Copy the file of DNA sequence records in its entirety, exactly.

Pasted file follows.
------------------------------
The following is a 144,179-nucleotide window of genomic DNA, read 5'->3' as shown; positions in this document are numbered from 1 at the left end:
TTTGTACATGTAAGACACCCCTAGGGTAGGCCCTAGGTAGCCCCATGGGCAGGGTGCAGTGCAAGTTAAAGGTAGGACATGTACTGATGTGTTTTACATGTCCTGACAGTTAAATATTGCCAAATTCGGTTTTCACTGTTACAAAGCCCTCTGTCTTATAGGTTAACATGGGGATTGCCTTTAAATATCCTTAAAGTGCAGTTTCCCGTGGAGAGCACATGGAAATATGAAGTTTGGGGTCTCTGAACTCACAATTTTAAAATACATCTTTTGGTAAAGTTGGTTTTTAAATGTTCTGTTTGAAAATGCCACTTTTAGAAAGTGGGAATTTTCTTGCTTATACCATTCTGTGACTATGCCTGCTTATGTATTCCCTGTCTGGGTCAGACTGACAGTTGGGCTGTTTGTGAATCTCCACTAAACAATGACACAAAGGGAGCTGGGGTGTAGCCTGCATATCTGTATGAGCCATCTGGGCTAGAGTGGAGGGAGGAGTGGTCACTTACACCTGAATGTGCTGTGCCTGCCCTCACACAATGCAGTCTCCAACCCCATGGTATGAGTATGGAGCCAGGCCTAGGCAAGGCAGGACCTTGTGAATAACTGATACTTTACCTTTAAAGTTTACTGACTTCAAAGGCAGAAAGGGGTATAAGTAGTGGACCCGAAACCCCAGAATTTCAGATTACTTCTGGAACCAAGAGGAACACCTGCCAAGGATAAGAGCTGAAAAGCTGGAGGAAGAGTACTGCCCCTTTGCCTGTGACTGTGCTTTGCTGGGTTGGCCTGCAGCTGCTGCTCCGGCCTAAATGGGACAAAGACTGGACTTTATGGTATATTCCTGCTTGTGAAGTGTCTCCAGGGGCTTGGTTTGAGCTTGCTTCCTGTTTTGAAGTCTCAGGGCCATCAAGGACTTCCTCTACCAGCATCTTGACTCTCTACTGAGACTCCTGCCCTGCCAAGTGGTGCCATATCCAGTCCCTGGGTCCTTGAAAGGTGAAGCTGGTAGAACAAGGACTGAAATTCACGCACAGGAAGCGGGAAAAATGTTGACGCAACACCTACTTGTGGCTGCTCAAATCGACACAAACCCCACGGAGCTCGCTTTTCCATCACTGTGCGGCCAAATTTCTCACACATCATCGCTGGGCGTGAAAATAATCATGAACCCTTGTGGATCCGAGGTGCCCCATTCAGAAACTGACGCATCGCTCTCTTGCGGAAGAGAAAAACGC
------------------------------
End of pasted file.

The following is a 144,179-nucleotide window of genomic DNA, read 5'->3' as shown; positions in this document are numbered from 1 at the left end:
TTTGTACATGTAAGACACCCCTAGGGTAGGCCCTAGGTAGCCCCATGGGCAGGGTGCAGTGCAAGTTAAAGGTAGGACATGTACTGATGTGTTTTACATGTCCTGACAGTTAAATATTGCCAAATTCGGTTTTCACTGTTACAAAGCCCTCTGTCTTATAGGTTAACATGGGGATTGCCTTTAAATATCCTTAAAGTGCAGTTTCCCGTGGAGAGCACATGGAAATATGAAGTTTGGGGTCTCTGAACTCACAATTTTAAAATACATCTTTTGGTAAAGTTGGTTTTTAAATGTTCTGTTTGAAAATGCCACTTTTAGAAAGTGGGAATTTTCTTGCTTATACCATTCTGTGACTATGCCTGCTTATGTATTCCCTGTCTGGGTCAGACTGACAGTTGGGCTGTTTGTGAATCTCCACTAAACAATGACACAAAGGGAGCTGGGGTGTAGCCTGCATATCTGTATGAGCCATCTGGGCTAGAGTGGAGGGAGGAGTGGTCACTTACACCTGAATGTGCTGTGCCTGCCCTCACACAATGCAGTCTCCAACCCCATGGTATGAGTATGGAGCCAGGCCTAGGCAAGGCAGGACCTTGTGAATAACTGATACTTTACCTTTAAAGTTTACTGACTTCAAAGGCAGAAAGGGGTATAAGTAGTGGACCCGAAACCCCAGAATTTCAGATTACTTCTGGAACCAAGAGGAACACCTGCCAAGGATAAGAGCTGAAAAGCTGGAGGAAGAGTACTGCCCCTTTGCCTGTGACTGTGCTTTGCTGGGTTGGCCTGCAGCTGCTGCTCCGGCCTAAATGGGACAAAGACTGGACTTTATGGTATATTCCTGCTTGTGAAGTGTCTCCAGGGGCTTGGTTTGAGCTTGCTTCCTGTTTTGAAGTCTCAGGGCCATCAAGGACTTCCTCTACCAGCATCTTGACTCTCTACTGAGACTCCTGCCCTGCCAAGTGGTGCCATATCCAGTCCCTGGGTCCTTGAAAGGTGAAGCTGGTAGAACAAGGACTGAAATTCACGCACAGGAAGCGGGAAAAATGTTGACGCAACACCTACTTGTGGCTGCTCAAATCGACACAAACCCCACGGAGCTCGCTTTTCCATCACTGTGCGGCCAAATTTCTCACACATCATCGCTGGGCGTGAAAATAATCATGAACCCTTGTGGATCCGAGGTGCCCCATTCAGAAACTGACGCATCGCTCTCTTGCGGAAGAGAAAAACGC